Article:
The Story of the C.C. Snowdon Building
Old and new meet in this historical character building in Ramsay.
Photographs by Andrew Guilbert
Designated by the city as a municipal resource, the Snowdon building has been at its 11 Street S.E. location for more than 100 years. The building’s namesake, Campbell Camillus Snowdon, was a wholesale refiner, manufacturer and importer of oils who built the initial structure in phases from 1911 to 1914, eventually adding an oil warehouse and then a garage and office.
His family retained the building after Snowdon’s passing in 1935, eventually selling the business in the 1960s to Turbo, who in turned sold to Shell. It was cacant from 1983 to 1987. In 1988, a warehouse severely damaged it, essentially gutting the insides and a large portion of the eastern wall, though the office space remained usable, and was rented out to various commercial tenants, including antique and piano dealers.
Now the Heritage Property Corporation are renewing the building’s lease on life with second and third floor modern additions, as well as restoring much of the original building. The head of the HPC, Neil Richardson, says the project is almost like working from scratch. “When we bought it in 2008, this whole back area had been burned, they never cleaned up the rubble, and there were trees growing in it.”
Still there were some classic elements, including three walk-in, early-1900s safes, that were spared and will remain in the building. “I don’t think they were for money, more likely for documents, paper records, as well as formulas and recipes for products. You didn’t record that on a computer and upload it to the cloud. I think that explains why they have so many safes on site,” says Richardson.
Another interesting element is an industrial mixer, once housed on the main floor with pipes running to the basement, and will now serve out its days as a reminder of the past. “It was too cool to throw out, so we’ll put it out as a landscape fixture with a sign or plaque explaining what it was and what they did,” says Richardson. “You have to put it in perspective because people will forget.”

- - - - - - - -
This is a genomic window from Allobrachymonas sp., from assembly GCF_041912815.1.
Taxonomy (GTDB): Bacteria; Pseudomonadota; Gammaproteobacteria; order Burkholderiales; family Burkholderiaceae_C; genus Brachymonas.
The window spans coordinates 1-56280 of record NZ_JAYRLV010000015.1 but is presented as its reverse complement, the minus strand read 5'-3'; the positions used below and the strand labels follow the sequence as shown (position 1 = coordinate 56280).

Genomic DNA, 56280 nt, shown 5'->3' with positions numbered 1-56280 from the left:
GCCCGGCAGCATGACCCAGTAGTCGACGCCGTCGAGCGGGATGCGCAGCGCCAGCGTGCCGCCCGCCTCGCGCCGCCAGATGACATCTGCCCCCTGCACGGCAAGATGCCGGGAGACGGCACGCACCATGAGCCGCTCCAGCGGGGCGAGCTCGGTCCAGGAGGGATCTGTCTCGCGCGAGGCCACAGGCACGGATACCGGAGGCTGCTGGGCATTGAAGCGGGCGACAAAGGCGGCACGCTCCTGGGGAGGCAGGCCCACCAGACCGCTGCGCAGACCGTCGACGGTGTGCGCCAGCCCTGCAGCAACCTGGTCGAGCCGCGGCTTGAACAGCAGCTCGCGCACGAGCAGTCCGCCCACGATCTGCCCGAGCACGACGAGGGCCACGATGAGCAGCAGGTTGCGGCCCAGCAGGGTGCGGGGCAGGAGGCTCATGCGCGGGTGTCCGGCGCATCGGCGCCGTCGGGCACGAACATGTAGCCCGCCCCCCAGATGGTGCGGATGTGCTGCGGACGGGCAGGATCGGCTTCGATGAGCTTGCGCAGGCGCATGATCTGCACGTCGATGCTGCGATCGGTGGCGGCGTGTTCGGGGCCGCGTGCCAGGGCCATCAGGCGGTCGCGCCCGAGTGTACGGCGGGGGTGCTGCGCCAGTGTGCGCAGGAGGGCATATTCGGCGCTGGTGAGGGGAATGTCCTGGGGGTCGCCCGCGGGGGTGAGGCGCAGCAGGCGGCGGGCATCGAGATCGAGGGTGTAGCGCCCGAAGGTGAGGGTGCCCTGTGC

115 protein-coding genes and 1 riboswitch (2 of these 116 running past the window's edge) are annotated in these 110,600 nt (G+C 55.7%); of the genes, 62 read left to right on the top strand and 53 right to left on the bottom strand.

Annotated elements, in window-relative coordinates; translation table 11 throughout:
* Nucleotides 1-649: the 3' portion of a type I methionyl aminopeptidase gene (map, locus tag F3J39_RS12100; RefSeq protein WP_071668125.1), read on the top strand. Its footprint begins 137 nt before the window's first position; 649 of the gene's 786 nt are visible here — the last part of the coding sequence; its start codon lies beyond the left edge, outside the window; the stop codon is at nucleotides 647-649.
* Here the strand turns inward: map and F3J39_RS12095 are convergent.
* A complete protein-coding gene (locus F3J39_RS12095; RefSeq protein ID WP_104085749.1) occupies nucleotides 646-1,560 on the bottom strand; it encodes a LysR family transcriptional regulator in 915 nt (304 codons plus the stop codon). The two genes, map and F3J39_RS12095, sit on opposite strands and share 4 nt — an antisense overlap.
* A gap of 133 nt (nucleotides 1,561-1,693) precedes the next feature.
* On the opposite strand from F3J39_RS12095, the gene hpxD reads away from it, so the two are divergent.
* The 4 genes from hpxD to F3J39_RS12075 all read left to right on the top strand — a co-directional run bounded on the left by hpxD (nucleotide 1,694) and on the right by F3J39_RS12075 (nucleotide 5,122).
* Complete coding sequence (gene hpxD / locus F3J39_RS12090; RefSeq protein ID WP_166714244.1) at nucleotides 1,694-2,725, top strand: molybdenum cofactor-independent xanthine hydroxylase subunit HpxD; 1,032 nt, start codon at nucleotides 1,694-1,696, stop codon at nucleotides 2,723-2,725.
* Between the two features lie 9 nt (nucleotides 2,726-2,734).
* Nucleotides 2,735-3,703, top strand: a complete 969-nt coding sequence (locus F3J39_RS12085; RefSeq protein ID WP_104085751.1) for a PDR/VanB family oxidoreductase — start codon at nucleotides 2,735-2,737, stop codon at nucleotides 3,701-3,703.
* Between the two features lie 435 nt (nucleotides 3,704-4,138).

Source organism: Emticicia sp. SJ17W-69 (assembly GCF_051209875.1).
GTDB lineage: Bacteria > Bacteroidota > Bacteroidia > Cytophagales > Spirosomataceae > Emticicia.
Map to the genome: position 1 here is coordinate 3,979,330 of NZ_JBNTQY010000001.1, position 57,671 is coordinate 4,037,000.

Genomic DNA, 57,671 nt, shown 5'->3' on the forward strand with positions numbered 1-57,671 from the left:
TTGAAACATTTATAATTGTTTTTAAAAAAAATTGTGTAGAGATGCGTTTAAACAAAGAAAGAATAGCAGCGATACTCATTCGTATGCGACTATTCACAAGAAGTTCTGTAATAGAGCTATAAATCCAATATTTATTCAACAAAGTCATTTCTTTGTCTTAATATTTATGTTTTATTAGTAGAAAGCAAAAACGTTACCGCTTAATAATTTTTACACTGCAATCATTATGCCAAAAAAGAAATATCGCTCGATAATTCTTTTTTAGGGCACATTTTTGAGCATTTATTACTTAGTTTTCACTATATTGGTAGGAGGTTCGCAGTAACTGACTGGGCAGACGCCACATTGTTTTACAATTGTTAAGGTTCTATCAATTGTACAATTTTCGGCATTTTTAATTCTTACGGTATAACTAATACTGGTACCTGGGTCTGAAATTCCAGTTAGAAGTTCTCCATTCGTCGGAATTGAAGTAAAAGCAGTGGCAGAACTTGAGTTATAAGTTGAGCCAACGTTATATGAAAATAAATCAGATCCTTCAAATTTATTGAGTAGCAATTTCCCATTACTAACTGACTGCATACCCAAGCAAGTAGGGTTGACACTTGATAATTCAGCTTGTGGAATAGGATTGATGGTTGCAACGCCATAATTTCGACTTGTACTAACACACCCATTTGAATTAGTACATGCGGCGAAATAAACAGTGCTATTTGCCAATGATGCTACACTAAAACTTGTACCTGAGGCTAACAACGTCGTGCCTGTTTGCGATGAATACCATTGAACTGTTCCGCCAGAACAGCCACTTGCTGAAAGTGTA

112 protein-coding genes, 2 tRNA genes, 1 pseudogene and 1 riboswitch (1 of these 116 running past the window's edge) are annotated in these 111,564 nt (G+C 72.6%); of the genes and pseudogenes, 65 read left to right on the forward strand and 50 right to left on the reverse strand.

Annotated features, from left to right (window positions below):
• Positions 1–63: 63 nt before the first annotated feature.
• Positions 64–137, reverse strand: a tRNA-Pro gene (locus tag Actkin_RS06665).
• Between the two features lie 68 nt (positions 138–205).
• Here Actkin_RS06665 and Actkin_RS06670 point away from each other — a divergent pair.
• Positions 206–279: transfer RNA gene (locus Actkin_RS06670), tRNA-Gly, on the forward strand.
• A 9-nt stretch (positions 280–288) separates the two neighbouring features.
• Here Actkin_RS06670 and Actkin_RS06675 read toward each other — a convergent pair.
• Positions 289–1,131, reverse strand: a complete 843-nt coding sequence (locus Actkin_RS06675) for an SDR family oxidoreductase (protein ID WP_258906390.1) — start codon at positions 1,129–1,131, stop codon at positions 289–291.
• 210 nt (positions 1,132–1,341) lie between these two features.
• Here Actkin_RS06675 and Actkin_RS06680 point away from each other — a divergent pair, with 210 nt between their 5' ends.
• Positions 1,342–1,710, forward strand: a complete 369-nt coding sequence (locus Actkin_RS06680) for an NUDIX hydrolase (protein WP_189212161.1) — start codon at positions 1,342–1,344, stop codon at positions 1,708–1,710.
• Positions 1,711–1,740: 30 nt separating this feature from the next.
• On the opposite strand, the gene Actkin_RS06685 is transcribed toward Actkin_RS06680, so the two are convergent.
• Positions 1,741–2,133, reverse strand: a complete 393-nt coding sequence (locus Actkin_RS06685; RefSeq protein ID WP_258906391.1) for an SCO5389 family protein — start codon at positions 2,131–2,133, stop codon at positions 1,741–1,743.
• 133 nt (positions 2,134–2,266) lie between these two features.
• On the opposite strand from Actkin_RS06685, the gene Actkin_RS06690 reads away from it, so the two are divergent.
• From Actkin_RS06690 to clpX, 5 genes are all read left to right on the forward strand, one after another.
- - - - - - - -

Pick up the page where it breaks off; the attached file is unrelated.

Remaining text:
The back wall of the main floor still shows evidence of the flames with the transition from old to new brick apparent in a few areas. Due to a strict building code regarding window proximity to properties lines, HPC decided to install glass blocks where windows once stood. “The glass block is a way to meet fire code while letting in outside light,” explains Richardson.
Photo by Andrew Guilbert
A photo of the early days of the building that now hangs in its main entrance.
Photo courtesy Heritage Property Corporation
The view inside the once burnt Snowdon building.
Photo by andrew guilbert
The remaining industrial tank now rests outside the building awaiting its plaque.
photo by andrew guilbert
Both old and new brick share space in the main floor of the building
photo by andrew guilbert
Glass blocks stand-in for old windows that were too close to the property line to replace.